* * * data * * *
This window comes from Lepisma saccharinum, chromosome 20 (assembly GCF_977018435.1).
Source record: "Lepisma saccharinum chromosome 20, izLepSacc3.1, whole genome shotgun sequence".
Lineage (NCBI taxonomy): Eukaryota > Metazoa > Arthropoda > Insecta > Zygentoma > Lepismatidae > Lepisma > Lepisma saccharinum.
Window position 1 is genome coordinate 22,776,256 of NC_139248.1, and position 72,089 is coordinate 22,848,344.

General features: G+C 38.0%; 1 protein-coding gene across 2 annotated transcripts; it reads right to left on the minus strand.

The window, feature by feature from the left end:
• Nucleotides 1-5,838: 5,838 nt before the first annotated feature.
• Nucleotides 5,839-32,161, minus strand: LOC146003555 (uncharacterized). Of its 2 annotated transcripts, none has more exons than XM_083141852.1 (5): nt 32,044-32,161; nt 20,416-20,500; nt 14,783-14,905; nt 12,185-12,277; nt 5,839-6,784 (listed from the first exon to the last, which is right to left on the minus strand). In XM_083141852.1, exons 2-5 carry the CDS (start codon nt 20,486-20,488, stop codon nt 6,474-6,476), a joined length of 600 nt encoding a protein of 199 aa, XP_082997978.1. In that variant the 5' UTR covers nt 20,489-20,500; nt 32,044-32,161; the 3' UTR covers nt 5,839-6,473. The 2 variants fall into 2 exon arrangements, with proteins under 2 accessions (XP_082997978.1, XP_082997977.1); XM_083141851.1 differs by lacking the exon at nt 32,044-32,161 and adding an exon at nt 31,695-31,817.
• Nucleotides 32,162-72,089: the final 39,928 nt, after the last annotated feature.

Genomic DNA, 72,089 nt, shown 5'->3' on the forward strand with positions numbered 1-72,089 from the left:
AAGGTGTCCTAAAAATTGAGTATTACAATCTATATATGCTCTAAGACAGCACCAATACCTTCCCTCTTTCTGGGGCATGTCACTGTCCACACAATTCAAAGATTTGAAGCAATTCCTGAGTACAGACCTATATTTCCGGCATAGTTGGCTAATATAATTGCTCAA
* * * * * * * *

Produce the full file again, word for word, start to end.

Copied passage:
This window comes from Lepisma saccharinum, chromosome 20 (assembly GCF_977018435.1).
Source record: "Lepisma saccharinum chromosome 20, izLepSacc3.1, whole genome shotgun sequence".
Lineage (NCBI taxonomy): Eukaryota > Metazoa > Arthropoda > Insecta > Zygentoma > Lepismatidae > Lepisma > Lepisma saccharinum.
Window position 1 is genome coordinate 22,776,256 of NC_139248.1, and position 72,089 is coordinate 22,848,344.

General features: G+C 38.0%; 1 protein-coding gene across 2 annotated transcripts; it reads right to left on the minus strand.

The window, feature by feature from the left end:
• Nucleotides 1-5,838: 5,838 nt before the first annotated feature.
• Nucleotides 5,839-32,161, minus strand: LOC146003555 (uncharacterized). Of its 2 annotated transcripts, none has more exons than XM_083141852.1 (5): nt 32,044-32,161; nt 20,416-20,500; nt 14,783-14,905; nt 12,185-12,277; nt 5,839-6,784 (listed from the first exon to the last, which is right to left on the minus strand). In XM_083141852.1, exons 2-5 carry the CDS (start codon nt 20,486-20,488, stop codon nt 6,474-6,476), a joined length of 600 nt encoding a protein of 199 aa, XP_082997978.1. In that variant the 5' UTR covers nt 20,489-20,500; nt 32,044-32,161; the 3' UTR covers nt 5,839-6,473. The 2 variants fall into 2 exon arrangements, with proteins under 2 accessions (XP_082997978.1, XP_082997977.1); XM_083141851.1 differs by lacking the exon at nt 32,044-32,161 and adding an exon at nt 31,695-31,817.
• Nucleotides 32,162-72,089: the final 39,928 nt, after the last annotated feature.

Genomic DNA, 72,089 nt, shown 5'->3' on the forward strand with positions numbered 1-72,089 from the left:
AAGGTGTCCTAAAAATTGAGTATTACAATCTATATATGCTCTAAGACAGCACCAATACCTTCCCTCTTTCTGGGGCATGTCACTGTCCACACAATTCAAAGATTTGAAGCAATTCCTGAGTACAGACCTATATTTCCGGCATAGTTGGCTAATATAATTGCTCAA